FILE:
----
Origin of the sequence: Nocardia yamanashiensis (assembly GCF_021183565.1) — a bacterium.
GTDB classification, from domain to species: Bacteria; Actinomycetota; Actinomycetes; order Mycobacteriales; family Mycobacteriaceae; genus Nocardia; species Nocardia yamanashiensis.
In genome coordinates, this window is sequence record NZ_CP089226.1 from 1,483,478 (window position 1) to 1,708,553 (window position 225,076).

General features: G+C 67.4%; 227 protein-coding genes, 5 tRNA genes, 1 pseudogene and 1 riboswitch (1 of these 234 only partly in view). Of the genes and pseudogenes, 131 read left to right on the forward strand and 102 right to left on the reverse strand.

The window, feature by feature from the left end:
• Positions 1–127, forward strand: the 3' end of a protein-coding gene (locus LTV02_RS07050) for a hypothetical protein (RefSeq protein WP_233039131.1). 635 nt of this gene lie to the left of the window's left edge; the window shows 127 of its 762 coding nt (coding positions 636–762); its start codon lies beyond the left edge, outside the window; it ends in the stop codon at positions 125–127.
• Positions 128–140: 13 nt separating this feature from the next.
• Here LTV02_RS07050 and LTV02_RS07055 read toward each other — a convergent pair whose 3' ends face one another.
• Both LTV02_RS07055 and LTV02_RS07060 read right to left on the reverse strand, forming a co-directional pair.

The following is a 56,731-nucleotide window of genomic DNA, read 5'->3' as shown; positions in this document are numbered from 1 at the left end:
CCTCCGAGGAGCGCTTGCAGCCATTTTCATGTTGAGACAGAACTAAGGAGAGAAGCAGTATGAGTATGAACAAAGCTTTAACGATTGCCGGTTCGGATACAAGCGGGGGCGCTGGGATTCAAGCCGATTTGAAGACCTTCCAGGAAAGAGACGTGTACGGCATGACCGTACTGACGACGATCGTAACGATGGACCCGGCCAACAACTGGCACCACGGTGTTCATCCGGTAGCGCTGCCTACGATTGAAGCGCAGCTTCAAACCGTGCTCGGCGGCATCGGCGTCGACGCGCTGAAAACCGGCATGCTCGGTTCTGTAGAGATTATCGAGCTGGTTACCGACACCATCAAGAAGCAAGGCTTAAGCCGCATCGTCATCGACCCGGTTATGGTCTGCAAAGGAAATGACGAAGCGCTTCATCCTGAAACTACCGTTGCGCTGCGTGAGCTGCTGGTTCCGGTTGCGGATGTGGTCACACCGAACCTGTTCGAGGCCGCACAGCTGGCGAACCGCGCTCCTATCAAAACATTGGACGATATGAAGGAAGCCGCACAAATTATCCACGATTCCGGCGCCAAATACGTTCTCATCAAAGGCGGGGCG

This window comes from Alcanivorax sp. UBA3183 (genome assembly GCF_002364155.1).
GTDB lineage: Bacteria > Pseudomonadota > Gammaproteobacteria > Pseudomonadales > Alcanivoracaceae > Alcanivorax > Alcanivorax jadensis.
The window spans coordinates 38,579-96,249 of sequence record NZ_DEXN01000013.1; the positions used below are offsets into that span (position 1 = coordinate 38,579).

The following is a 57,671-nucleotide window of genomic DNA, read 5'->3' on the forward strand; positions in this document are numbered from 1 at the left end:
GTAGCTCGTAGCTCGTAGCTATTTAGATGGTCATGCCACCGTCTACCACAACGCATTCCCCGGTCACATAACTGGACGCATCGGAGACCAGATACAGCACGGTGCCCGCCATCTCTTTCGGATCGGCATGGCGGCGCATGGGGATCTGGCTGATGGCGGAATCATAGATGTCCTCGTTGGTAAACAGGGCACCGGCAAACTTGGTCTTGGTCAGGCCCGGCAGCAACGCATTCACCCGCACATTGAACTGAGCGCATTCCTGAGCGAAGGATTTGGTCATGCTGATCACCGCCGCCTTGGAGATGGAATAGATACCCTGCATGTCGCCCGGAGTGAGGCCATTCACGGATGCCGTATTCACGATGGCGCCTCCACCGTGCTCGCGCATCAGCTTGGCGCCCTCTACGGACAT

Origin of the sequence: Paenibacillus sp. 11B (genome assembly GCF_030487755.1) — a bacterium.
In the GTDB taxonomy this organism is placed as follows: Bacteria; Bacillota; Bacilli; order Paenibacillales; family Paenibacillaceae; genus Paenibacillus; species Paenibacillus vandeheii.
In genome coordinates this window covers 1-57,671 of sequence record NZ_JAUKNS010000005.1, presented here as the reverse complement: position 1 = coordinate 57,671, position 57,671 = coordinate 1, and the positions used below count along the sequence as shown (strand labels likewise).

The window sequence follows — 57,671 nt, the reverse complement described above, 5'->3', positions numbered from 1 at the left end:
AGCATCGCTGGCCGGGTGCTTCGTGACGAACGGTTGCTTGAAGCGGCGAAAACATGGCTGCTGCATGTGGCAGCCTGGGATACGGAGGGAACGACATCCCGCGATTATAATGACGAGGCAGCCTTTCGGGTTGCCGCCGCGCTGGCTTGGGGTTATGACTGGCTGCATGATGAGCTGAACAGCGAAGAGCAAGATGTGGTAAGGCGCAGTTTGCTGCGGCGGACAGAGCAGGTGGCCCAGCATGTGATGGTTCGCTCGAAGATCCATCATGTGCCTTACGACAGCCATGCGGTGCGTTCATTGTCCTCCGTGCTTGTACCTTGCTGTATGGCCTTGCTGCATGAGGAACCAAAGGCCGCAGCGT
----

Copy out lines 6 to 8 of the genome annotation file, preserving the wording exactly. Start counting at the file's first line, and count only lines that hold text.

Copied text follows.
• Positions 1–127, forward strand: the 3' end of a protein-coding gene (locus LTV02_RS07050) for a hypothetical protein (RefSeq protein WP_233039131.1). 635 nt of this gene lie to the left of the window's left edge; the window shows 127 of its 762 coding nt (coding positions 636–762); its start codon lies beyond the left edge, outside the window; it ends in the stop codon at positions 125–127.
• Positions 128–140: 13 nt separating this feature from the next.
• Here LTV02_RS07050 and LTV02_RS07055 read toward each other — a convergent pair whose 3' ends face one another.